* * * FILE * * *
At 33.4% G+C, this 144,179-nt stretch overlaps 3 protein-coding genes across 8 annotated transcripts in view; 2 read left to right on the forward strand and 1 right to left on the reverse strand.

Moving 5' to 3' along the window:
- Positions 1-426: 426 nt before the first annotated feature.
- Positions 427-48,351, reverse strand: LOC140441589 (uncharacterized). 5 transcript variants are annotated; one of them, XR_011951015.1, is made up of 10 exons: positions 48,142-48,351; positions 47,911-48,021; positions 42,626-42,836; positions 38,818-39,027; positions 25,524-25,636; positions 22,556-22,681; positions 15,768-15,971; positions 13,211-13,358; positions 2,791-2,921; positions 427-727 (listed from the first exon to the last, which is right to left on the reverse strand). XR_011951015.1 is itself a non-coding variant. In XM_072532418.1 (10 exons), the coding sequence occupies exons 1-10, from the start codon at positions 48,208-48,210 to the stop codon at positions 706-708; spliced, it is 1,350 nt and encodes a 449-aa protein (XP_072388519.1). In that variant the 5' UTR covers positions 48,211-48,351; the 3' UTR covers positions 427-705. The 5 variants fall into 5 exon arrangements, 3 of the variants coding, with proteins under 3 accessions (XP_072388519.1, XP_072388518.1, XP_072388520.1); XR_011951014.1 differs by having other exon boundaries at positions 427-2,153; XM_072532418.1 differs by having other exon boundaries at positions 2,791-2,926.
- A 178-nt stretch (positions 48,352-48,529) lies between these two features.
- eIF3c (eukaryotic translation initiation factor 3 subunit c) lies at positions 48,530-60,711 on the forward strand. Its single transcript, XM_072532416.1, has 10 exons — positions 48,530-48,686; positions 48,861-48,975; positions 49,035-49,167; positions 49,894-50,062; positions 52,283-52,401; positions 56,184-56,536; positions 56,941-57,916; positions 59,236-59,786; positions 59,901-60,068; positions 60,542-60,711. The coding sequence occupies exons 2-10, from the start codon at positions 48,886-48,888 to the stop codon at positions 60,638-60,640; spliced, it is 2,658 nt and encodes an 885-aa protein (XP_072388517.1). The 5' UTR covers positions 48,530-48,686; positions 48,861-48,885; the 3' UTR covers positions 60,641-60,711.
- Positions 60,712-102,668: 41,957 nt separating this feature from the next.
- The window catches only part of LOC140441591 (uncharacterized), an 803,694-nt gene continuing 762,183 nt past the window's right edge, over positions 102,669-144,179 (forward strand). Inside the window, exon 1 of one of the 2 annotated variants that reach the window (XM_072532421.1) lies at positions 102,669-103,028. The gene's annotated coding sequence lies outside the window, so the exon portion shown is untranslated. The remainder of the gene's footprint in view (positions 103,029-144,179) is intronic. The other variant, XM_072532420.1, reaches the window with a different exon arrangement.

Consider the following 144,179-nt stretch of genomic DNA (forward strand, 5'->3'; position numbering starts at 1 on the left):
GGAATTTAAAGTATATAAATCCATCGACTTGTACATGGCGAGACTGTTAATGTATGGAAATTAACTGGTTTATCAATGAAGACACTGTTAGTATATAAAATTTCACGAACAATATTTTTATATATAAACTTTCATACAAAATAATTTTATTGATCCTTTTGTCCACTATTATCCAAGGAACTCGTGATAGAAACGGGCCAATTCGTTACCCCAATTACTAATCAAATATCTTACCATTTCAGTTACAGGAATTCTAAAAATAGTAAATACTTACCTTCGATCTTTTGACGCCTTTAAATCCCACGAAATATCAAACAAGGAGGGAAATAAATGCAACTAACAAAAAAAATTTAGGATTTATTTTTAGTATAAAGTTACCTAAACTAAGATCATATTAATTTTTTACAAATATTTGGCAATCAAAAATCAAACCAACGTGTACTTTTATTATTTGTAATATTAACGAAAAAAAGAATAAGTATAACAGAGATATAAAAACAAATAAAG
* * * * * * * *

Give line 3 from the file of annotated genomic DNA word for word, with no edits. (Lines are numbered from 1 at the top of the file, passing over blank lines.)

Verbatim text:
- Positions 1-426: 426 nt before the first annotated feature.